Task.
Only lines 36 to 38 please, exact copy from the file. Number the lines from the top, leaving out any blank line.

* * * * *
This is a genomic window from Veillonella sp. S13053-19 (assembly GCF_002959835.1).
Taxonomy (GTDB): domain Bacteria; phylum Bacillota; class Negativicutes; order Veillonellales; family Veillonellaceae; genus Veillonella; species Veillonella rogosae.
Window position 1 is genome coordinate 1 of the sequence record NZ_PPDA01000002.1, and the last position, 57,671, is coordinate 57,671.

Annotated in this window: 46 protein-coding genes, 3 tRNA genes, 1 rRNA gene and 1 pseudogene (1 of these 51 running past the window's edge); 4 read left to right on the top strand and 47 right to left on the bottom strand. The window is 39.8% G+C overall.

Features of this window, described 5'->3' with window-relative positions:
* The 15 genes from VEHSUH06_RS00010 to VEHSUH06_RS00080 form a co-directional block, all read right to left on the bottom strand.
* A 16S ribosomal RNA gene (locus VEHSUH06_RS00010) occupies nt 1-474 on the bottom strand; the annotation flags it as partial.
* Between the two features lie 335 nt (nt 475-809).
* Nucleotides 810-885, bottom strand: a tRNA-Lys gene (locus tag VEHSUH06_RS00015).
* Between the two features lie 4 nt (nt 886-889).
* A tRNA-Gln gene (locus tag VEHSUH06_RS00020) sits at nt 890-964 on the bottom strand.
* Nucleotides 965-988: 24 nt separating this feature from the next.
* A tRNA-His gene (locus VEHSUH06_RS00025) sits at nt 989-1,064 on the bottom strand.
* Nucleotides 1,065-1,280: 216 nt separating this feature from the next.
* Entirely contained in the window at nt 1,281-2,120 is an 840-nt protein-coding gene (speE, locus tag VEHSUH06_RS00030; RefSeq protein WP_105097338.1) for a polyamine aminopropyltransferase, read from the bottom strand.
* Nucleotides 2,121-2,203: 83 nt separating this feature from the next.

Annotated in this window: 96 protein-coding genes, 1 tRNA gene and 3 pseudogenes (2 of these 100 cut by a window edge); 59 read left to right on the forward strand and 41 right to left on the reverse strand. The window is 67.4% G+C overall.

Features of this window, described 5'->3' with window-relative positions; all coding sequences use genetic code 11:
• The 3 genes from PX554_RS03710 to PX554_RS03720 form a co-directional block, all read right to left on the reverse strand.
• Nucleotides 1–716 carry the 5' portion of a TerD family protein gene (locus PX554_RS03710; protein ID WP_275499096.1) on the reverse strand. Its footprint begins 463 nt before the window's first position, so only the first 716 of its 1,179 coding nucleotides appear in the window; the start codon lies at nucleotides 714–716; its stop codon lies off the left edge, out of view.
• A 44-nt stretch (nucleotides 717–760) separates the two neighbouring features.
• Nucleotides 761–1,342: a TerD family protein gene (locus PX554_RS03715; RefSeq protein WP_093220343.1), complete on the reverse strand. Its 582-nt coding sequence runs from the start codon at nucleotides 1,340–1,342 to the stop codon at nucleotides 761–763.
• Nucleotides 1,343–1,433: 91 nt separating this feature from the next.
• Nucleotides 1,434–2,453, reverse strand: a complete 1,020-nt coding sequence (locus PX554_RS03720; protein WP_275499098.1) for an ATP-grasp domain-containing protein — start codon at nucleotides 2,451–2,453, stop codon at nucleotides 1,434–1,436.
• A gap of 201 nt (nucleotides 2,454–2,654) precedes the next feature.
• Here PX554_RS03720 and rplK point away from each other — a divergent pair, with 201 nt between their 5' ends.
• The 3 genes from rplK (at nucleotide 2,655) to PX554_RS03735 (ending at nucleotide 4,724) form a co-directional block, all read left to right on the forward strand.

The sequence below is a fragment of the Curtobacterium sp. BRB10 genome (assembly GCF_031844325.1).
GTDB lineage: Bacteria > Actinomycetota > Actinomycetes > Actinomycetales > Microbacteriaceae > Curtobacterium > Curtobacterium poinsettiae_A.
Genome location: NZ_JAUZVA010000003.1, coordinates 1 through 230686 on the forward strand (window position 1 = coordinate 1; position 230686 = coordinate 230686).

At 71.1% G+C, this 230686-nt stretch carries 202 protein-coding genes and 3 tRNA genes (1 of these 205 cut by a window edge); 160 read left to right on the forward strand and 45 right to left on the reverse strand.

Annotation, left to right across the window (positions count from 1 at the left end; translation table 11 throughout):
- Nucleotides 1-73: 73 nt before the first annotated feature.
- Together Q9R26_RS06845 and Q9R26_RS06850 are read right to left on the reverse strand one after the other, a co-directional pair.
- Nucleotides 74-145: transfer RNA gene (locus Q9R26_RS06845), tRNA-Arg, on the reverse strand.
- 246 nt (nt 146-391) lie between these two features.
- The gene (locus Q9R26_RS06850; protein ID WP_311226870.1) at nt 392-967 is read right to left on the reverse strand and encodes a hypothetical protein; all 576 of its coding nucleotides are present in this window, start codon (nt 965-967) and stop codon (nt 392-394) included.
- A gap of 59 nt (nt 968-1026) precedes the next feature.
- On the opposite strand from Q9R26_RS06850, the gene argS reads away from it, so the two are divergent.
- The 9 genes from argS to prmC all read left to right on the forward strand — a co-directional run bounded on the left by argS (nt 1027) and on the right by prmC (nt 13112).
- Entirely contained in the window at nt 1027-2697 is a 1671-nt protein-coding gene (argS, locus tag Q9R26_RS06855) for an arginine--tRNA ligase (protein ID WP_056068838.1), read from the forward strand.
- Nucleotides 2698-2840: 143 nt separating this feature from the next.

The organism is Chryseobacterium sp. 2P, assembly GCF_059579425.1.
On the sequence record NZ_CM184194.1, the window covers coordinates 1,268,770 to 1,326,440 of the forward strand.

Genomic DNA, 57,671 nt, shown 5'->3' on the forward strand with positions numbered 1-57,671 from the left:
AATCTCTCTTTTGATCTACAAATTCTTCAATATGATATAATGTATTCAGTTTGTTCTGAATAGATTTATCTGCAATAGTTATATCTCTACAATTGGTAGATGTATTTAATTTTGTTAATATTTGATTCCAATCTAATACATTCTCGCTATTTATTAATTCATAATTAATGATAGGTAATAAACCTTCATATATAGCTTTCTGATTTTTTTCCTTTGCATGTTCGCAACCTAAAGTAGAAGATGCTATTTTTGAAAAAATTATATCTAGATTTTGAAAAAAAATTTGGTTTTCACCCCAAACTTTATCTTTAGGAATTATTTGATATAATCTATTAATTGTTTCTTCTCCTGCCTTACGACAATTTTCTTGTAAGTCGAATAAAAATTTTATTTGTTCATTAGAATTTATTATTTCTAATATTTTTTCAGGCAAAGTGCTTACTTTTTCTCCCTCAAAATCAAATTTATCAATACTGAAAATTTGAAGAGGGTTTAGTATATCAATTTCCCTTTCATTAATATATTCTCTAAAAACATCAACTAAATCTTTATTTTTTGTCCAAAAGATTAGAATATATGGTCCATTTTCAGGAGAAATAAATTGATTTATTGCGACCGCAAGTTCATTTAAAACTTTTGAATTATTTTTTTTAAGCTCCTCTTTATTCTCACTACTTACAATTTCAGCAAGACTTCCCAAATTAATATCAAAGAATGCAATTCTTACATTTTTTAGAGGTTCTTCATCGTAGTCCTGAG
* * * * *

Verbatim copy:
- 246 nt (nt 146-391) lie between these two features.
- The gene (locus Q9R26_RS06850; protein ID WP_311226870.1) at nt 392-967 is read right to left on the reverse strand and encodes a hypothetical protein; all 576 of its coding nucleotides are present in this window, start codon (nt 965-967) and stop codon (nt 392-394) included.
- A gap of 59 nt (nt 968-1026) precedes the next feature.